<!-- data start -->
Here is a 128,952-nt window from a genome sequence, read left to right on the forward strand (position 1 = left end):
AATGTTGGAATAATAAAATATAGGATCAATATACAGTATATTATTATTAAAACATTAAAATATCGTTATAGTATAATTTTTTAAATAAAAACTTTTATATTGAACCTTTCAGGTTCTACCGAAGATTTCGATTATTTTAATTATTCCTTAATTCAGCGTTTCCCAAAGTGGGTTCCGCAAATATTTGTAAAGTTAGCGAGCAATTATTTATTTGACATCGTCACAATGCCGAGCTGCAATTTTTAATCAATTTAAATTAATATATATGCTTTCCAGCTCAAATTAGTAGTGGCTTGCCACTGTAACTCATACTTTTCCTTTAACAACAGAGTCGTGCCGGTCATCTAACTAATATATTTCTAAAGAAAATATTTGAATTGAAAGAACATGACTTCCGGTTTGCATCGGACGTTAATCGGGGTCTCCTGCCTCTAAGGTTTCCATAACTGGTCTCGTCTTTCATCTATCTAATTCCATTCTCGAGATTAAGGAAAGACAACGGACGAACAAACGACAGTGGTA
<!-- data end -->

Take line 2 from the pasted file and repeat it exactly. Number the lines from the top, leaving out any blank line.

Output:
AATGTTGGAATAATAAAATATAGGATCAATATACAGTATATTATTATTAAAACATTAAAATATCGTTATAGTATAATTTTTTAAATAAAAACTTTTATATTGAACCTTTCAGGTTCTACCGAAGATTTCGATTATTTTAATTATTCCTTAATTCAGCGTTTCCCAAAGTGGGTTCCGCAAATATTTGTAAAGTTAGCGAGCAATTATTTATTTGACATCGTCACAATGCCGAGCTGCAATTTTTAATCAATTTAAATTAATATATATGCTTTCCAGCTCAAATTAGTAGTGGCTTGCCACTGTAACTCATACTTTTCCTTTAACAACAGAGTCGTGCCGGTCATCTAACTAATATATTTCTAAAGAAAATATTTGAATTGAAAGAACATGACTTCCGGTTTGCATCGGACGTTAATCGGGGTCTCCTGCCTCTAAGGTTTCCATAACTGGTCTCGTCTTTCATCTATCTAATTCCATTCTCGAGATTAAGGAAAGACAACGGACGAACAAACGACAGTGGTA